Everyone wants to look good; that’s a given.
So we fight against wrinkles, grey hair, and less supple skin, and that fight fuels many multibillion-dollar industries.
As of 2020, the global cosmetic industry (skincare, haircare, makeup, etc.) was valued at $307.69 billion.
The cosmetic surgery industry is projected to reach $66.96 billion globally by 2026.
The world we live in prioritizes appearance above almost everything.
To be clear, there’s nothing wrong with wanting to look good. The problem is when we make the error of assuming that looking good/youthful is the same as feeling youthful.
What if instead of asking ourselves, “How can I appear young?” we asked, “How can I stay young for longer?”
Because that’s what we really want, isn’t it?
We want the ability to do whatever we want with our lives.
We want the freedom to say yes to every opportunity that catches our attention without the fear of our bodies failing us when we need them the most.
We don’t just want to be able to get off the toilet easily.
We want to continue to have adventures with our friends and family.
We want to climb mountains, swim in the ocean, and build campfires in the backcountry, where we can laugh together and create core memories with those we love.
We want the benefits of a youthful body AND the wisdom of the years we’ve lived.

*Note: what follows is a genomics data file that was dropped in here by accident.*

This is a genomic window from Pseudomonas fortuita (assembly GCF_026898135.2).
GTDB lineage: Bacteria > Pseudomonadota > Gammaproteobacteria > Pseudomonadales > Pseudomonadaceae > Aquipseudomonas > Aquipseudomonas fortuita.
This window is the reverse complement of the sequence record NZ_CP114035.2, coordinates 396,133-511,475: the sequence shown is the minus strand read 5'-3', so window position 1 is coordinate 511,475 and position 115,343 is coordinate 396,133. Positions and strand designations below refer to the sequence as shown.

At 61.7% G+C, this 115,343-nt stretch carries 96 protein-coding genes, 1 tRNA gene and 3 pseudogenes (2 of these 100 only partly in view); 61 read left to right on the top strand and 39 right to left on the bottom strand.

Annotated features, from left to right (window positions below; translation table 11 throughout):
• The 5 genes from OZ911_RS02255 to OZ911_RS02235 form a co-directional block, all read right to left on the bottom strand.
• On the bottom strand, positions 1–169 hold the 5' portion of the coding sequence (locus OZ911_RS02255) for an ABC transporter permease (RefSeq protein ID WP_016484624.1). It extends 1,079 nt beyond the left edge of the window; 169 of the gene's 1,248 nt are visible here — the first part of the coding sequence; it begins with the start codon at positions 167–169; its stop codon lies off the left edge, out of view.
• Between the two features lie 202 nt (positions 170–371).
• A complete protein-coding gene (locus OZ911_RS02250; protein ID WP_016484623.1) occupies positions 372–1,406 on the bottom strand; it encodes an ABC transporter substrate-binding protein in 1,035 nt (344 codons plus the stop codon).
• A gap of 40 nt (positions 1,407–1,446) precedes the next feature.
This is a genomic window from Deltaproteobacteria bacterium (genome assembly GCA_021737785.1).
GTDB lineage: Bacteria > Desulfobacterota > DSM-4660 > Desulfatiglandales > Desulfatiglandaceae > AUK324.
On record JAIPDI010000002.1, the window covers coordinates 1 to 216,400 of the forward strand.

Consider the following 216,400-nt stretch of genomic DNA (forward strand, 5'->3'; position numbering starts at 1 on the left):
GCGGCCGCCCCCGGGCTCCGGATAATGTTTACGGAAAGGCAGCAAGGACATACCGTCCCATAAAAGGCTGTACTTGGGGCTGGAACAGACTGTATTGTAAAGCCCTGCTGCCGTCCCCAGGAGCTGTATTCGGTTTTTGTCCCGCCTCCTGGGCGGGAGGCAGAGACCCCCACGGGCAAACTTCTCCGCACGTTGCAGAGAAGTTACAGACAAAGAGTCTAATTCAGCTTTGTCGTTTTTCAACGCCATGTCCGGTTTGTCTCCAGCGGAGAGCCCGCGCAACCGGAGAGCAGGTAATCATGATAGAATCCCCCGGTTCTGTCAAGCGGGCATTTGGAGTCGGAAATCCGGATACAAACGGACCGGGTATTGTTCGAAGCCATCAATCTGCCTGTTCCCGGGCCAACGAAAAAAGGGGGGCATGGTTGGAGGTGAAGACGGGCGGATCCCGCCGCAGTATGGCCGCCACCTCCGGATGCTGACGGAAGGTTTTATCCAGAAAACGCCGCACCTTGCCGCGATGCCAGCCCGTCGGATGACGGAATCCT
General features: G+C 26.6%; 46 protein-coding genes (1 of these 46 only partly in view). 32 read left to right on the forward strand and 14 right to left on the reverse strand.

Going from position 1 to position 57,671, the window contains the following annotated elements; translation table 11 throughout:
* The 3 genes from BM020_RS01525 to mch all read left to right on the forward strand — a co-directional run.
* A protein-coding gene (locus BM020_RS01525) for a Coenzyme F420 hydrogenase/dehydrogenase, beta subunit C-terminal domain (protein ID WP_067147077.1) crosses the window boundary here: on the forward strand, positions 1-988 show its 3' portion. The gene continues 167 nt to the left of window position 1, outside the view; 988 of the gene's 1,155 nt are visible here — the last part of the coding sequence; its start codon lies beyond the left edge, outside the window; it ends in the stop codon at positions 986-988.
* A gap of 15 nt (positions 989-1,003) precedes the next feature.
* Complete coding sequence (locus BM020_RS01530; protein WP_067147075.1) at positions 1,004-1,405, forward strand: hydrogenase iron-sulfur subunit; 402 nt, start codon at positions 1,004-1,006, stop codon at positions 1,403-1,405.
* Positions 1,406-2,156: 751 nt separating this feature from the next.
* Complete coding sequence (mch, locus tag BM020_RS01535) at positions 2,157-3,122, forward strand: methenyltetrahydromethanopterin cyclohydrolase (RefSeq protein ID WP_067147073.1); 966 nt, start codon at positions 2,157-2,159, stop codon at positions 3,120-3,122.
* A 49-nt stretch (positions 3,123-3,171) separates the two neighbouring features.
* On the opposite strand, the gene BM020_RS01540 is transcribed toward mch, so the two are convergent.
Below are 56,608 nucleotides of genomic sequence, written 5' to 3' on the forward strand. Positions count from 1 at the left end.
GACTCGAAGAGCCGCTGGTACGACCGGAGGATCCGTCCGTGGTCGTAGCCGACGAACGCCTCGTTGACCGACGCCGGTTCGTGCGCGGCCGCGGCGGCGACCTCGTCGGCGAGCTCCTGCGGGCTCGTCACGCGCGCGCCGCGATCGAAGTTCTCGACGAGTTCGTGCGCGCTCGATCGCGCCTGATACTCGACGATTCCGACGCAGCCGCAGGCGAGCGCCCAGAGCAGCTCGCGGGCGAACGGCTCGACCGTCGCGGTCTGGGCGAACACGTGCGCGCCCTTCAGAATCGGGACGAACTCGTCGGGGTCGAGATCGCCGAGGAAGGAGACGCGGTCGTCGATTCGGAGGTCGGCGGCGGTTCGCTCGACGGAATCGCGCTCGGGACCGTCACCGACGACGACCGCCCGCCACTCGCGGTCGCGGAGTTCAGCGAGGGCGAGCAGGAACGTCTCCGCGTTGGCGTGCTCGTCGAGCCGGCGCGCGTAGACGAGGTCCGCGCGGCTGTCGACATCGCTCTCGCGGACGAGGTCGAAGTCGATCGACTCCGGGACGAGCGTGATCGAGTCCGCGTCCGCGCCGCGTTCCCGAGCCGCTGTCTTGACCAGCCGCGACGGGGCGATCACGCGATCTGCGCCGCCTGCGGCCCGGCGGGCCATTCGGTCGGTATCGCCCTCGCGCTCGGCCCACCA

If that’s what you want, and we suspect that’s the case if you’re still reading, you know the answer is more than skin deep.
To have that kind of life for your ENTIRE life, you have to build and maintain a body that can handle the vibrancy of youth, and that’s why we talk about sprinting so often.
Sprinting is a powerful litmus test of whether or not you’re “using it or losing it.”
It’s the peak expression of a fundamental movement pattern, locomotion.
It’s the pattern that first gives us freedom soon after we come into this world, and it’s the pattern we have to maintain if we want to hold onto that freedom.
Sprinting requires the ability to move explosively through the full range of motion. It requires the maintenance of type II muscle fibers (the big explosive ones) which are the first casualties of aging if they’re not being utilized.
In other words, if you want to be able to sprint, you have to be sprinting to maintain the machinery within your body that facilitates sprinting.
Sprinting also requires great control, which maintains your balance and proprioceptive abilities AND the strength and connective tissues of the muscles counteracting (hamstrings) the explosive forces.
Sprinting isn’t a panacea for aging, but it very well could be the most bang for your buck exercise if you want the best shot at maintaining full independence for your entire life.